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account of its being situated on the banks of a tidal river, with the south-west wind blowing from the country, and the north-east softened by blowing over the town.
Vauxhall Gardens existed for nearly two centuries, and when we read Pepys and Evelyn, Addison and Fielding, we cannot help feeling that in the 17th and 18th centuries our countrymen lived a much more out-of-door Continental sort of life than we do now. A forgotten poet of the last century likens Vauxhall Gardens to Eden, and Fielding in his Amelia expresses himself unable to describe the extreme elegance and beauty of the place.
Ranelagh came into being about 1733, and soon afterwards we hear Johnson exclaiming, "When first I entered Ranelagh, it gave me an expansion and gay sensation in my mind, such as I never experienced anywhere else!"
Either in the time of James I. or in the next reign, a portion of the St. James's Fields were laid out for the convenience of the players of the newly introduced game of Pall Mall. Games did not flourish during the years of the Commonwealth, and at the Restoration the courtiers found the Pall Mall less secluded than they left it. In consequence of the road being partly built upon, Charles II. set aside a portion of St. James's Park for the purposes of his favourite game. The street at first was given the name of the Queen Catharine, but this name was never popular, and the usual designation was the “Old Pall Mall." St. James's Park was originally in the country, but when Pall Mall was built and fashionable people began to frequent it, it became, from its vicinity to the palace of Whitehall and St. James's House, a part of the town. One corner of the park had been occupied by a favourite place of entertainment called Spring Garden, but after the Restoration building was commenced there. As early as . 1661 the inhabitants of Charing Cross, who enjoyed a fine view of the trees in the park, petitioned the King that no further houses might be erected in the Spring Gardens. The ground built upon was called “Inner Spring Gardens” and “Outer Spring Gardens,” and many illustrious persons came to live in the new quarter. Maitland, writing some 150 years ago, in speaking of London, says, “This ancient city has engulphed one city (Westminster), one borough (Southwark), and fortythree villages." Were he living now he would have been able to make large additions to his list.
In the year 1222 the parish of St. Margaret constituted the whole of Westminster, but a very few years afterwards a large portion was abstracted to form the parish of St. Martin-in-the-Fields, which for four or five centuries included nearly all the west of London.
The parish of St. Paul, Covent Garden, was carved out of St. Martin's in 1645; that of St. Anne, Soho, in 1678; and that of St. James in 1685; but it was not until 1725, when the parish of St. George, Hanover Square, was constituted, that the extreme west was taken away from the parish of St. Martin. These dates show very clearly the slow but steady growth westward. It must not be forgotten that there was also a considerable growth eastward. The revocation of the Edict of Nantes in October 1685, and the consequent migration into this country of a large number of industrious French Protestants, caused a considerable growth in the east end of London. It was then that the silk manufactories at Spitalfields were established.
William III. cared little for London, the smoke of which gave him asthma, and when a great part of Whitehall was burnt in 1691, he purchased Nottingham House and made it into Kensington Palace. For convenience of communication with London, the King caused a broad road to be made through Hyde Park, which was lighted by lanterns at night. Kensington was then an insignificant village, but the arrival of the Court soon caused it to grow into importance.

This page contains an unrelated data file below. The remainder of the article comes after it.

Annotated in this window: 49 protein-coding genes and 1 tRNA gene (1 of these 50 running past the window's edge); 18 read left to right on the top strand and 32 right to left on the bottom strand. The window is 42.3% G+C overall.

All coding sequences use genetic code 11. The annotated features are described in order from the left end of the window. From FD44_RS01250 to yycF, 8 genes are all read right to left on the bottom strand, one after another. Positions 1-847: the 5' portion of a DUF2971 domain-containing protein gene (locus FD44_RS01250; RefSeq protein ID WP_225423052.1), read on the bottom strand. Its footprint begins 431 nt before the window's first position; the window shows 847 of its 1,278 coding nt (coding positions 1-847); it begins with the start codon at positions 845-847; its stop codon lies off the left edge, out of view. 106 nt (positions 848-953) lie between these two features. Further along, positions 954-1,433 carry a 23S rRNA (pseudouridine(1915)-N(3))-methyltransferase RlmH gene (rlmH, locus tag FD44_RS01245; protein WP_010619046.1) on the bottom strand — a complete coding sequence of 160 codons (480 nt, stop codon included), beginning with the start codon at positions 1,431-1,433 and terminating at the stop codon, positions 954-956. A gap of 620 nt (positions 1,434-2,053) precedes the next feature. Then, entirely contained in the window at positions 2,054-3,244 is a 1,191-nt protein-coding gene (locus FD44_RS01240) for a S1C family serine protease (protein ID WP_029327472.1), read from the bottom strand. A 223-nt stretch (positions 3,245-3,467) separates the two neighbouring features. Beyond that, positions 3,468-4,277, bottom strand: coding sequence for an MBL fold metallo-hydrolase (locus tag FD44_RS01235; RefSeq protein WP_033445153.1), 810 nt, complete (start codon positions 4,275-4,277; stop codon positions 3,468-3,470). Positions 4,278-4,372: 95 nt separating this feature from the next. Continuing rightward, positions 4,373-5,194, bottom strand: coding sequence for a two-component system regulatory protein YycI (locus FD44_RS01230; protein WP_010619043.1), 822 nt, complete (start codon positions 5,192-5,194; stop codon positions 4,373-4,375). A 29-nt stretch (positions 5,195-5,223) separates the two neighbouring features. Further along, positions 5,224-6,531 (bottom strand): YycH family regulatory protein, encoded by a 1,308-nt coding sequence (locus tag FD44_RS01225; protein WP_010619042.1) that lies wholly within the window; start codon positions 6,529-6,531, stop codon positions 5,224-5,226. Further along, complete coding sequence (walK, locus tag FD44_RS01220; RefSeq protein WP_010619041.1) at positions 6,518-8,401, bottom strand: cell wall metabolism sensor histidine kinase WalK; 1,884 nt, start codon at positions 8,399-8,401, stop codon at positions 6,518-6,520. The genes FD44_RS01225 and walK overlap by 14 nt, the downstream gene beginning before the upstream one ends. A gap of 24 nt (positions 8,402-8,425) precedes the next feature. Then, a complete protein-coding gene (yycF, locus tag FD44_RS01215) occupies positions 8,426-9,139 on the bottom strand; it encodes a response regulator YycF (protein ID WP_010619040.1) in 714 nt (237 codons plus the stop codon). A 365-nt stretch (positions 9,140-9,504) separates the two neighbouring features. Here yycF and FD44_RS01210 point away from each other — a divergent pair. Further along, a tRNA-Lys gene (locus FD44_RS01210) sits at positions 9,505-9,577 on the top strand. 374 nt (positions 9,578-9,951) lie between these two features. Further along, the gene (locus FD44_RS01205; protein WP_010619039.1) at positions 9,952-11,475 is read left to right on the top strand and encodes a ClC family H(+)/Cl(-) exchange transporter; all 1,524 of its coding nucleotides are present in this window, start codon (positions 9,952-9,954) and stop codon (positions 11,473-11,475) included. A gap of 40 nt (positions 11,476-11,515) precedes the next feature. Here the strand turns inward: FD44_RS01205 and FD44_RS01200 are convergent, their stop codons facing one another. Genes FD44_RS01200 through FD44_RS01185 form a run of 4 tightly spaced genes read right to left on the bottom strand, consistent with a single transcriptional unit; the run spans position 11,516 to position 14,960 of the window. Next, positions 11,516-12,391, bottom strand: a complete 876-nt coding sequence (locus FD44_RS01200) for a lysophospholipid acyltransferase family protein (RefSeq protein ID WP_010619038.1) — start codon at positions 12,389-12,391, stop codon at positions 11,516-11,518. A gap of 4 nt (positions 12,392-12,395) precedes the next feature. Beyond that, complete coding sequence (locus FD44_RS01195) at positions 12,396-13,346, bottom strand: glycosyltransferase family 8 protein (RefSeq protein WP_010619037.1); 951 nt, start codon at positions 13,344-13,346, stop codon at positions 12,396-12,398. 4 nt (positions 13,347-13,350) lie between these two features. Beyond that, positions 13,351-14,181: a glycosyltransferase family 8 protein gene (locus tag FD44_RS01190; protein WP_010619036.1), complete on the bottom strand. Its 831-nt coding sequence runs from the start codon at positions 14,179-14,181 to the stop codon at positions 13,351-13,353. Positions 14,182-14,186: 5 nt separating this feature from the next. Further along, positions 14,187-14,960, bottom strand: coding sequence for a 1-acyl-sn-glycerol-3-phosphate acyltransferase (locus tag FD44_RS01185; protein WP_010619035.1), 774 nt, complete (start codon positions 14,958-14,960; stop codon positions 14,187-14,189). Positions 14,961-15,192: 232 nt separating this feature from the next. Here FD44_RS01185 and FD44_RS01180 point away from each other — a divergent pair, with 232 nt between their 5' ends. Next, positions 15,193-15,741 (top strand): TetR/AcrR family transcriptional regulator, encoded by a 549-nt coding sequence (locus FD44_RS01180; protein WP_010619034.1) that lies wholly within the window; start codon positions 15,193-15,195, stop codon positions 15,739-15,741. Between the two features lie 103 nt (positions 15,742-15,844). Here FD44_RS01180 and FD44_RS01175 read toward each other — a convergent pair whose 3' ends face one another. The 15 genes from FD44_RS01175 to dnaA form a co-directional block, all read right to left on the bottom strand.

In the 18th century London had grown into a City of very considerable proportions, but it had not become positively unwieldy in size, and it would seem to have been esteemed an exceedingly agreeable place to live in. It certainly produced some of the most devoted Londoners. Dr. Johnson, although he came to London after his first youth was past, and although he always retained a fond affection for his birthplace, Lichfield, thought that London was the only place in the world where a man could really live. He was constantly moving, and he therefore had a considerable experience of various parts of the town. At first he went to Exeter Street, Strand, then he migrated to Greenwich. He brought his wife to Woodstock Street, near Hanover Square, then he moved to Castle Street, Cavendish Square, after that he was in the Strand, in Boswell Court, in the Strand again, in Bow Street, in Holborn, in Fetter Lane, and in Holborn again. In Gough Square he compiled the great Dictionary, but when that work was finished, and supplies no longer came in from the publishers, Johnson was forced to seek a cheaper lodging in Staple Inn. He then crossed Holborn to Gray's Inn. Afterwards he went to Inner Temple Lane, to Johnson's Court, and in Bolt Court, close by his beloved Fleet Street, he died.
A still more representative Londoner was Hogarth. He did not change his quarters so often as Johnson, but he has left us a series of the most marvellous pictures of the London life of his time—and this life in all its phases is mirrored in his pictures and engravings. He shows us tavern life, and theatrical life, also the hospitals, the prisons, and streets. It is a very unlovely picture, but the cruelty and crime that is painted so true to life must have caused many to labour for a reformation of manners, a reformation that was brought about in the end, and in the attainment of that end the labours of Hogarth must not be forgotten. It is perhaps necessary to mention that this artist's topography is not always to be trusted, as it was often sacrificed to pictorial effect.
In conclusion, it is necessary to speak of the great northern and southern growth of London.
In 1756, and for some years subsequently, the land behind